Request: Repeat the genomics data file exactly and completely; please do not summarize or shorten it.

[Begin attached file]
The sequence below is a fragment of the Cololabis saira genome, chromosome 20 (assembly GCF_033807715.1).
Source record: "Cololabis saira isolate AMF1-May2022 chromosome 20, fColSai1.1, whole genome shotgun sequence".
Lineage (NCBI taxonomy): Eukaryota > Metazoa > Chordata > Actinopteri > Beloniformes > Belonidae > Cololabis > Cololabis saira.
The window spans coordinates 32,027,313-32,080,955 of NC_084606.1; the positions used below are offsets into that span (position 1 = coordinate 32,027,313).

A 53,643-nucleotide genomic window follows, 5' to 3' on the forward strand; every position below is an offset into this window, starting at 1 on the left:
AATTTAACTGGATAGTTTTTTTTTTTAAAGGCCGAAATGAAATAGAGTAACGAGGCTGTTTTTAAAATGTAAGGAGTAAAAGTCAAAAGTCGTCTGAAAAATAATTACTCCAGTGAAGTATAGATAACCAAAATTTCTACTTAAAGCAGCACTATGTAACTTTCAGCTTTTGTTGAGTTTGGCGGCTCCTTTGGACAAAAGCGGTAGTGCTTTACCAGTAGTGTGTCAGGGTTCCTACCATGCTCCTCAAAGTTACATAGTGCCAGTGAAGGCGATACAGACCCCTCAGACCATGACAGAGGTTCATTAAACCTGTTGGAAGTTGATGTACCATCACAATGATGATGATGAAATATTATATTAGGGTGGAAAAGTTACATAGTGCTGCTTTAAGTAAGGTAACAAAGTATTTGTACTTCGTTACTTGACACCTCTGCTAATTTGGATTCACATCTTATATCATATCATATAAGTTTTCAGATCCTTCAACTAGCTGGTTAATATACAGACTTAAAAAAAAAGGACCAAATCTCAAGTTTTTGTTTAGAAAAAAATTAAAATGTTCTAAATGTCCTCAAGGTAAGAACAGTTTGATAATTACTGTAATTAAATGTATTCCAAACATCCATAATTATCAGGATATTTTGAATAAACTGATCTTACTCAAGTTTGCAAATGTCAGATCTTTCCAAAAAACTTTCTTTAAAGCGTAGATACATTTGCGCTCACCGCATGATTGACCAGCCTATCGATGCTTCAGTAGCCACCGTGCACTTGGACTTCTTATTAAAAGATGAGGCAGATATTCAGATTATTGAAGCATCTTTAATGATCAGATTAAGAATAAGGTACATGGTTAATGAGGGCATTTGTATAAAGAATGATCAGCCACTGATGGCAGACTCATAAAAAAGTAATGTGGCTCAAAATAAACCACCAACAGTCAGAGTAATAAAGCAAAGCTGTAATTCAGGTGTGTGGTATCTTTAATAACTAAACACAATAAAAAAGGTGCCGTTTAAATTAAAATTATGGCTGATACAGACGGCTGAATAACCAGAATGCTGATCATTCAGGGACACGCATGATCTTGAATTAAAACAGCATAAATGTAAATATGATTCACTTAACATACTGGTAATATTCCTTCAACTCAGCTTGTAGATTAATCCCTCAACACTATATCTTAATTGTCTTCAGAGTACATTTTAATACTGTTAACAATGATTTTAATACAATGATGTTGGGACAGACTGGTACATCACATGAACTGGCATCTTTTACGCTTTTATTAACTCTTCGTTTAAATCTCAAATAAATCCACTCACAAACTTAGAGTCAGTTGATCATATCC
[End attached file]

The sequence below is a fragment of the Cololabis saira genome, chromosome 20 (assembly GCF_033807715.1).
Source record: "Cololabis saira isolate AMF1-May2022 chromosome 20, fColSai1.1, whole genome shotgun sequence".
Lineage (NCBI taxonomy): Eukaryota > Metazoa > Chordata > Actinopteri > Beloniformes > Belonidae > Cololabis > Cololabis saira.
The window spans coordinates 32,027,313-32,080,955 of NC_084606.1; the positions used below are offsets into that span (position 1 = coordinate 32,027,313).

A 53,643-nucleotide genomic window follows, 5' to 3' on the forward strand; every position below is an offset into this window, starting at 1 on the left:
AATTTAACTGGATAGTTTTTTTTTTTAAAGGCCGAAATGAAATAGAGTAACGAGGCTGTTTTTAAAATGTAAGGAGTAAAAGTCAAAAGTCGTCTGAAAAATAATTACTCCAGTGAAGTATAGATAACCAAAATTTCTACTTAAAGCAGCACTATGTAACTTTCAGCTTTTGTTGAGTTTGGCGGCTCCTTTGGACAAAAGCGGTAGTGCTTTACCAGTAGTGTGTCAGGGTTCCTACCATGCTCCTCAAAGTTACATAGTGCCAGTGAAGGCGATACAGACCCCTCAGACCATGACAGAGGTTCATTAAACCTGTTGGAAGTTGATGTACCATCACAATGATGATGATGAAATATTATATTAGGGTGGAAAAGTTACATAGTGCTGCTTTAAGTAAGGTAACAAAGTATTTGTACTTCGTTACTTGACACCTCTGCTAATTTGGATTCACATCTTATATCATATCATATAAGTTTTCAGATCCTTCAACTAGCTGGTTAATATACAGACTTAAAAAAAAAGGACCAAATCTCAAGTTTTTGTTTAGAAAAAAATTAAAATGTTCTAAATGTCCTCAAGGTAAGAACAGTTTGATAATTACTGTAATTAAATGTATTCCAAACATCCATAATTATCAGGATATTTTGAATAAACTGATCTTACTCAAGTTTGCAAATGTCAGATCTTTCCAAAAAACTTTCTTTAAAGCGTAGATACATTTGCGCTCACCGCATGATTGACCAGCCTATCGATGCTTCAGTAGCCACCGTGCACTTGGACTTCTTATTAAAAGATGAGGCAGATATTCAGATTATTGAAGCATCTTTAATGATCAGATTAAGAATAAGGTACATGGTTAATGAGGGCATTTGTATAAAGAATGATCAGCCACTGATGGCAGACTCATAAAAAAGTAATGTGGCTCAAAATAAACCACCAACAGTCAGAGTAATAAAGCAAAGCTGTAATTCAGGTGTGTGGTATCTTTAATAACTAAACACAATAAAAAAGGTGCCGTTTAAATTAAAATTATGGCTGATACAGACGGCTGAATAACCAGAATGCTGATCATTCAGGGACACGCATGATCTTGAATTAAAACAGCATAAATGTAAATATGATTCACTTAACATACTGGTAATATTCCTTCAACTCAGCTTGTAGATTAATCCCTCAACACTATATCTTAATTGTCTTCAGAGTACATTTTAATACTGTTAACAATGATTTTAATACAATGATGTTGGGACAGACTGGTACATCACATGAACTGGCATCTTTTACGCTTTTATTAACTCTTCGTTTAAATCTCAAATAAATCCACTCACAAACTTAGAGTCAGTTGATCATATCC